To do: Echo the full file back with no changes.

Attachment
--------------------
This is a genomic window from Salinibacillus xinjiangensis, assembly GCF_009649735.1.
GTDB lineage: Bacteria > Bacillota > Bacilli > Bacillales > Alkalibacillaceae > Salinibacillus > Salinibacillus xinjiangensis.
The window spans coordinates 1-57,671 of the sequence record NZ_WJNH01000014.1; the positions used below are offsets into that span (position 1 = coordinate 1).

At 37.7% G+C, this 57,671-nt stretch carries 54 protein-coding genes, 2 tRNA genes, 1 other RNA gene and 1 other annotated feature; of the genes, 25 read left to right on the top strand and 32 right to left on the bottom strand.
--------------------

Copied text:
This is a genomic window from Salinibacillus xinjiangensis, assembly GCF_009649735.1.
GTDB lineage: Bacteria > Bacillota > Bacilli > Bacillales > Alkalibacillaceae > Salinibacillus > Salinibacillus xinjiangensis.
The window spans coordinates 1-57,671 of the sequence record NZ_WJNH01000014.1; the positions used below are offsets into that span (position 1 = coordinate 1).

At 37.7% G+C, this 57,671-nt stretch carries 54 protein-coding genes, 2 tRNA genes, 1 other RNA gene and 1 other annotated feature; of the genes, 25 read left to right on the top strand and 32 right to left on the bottom strand.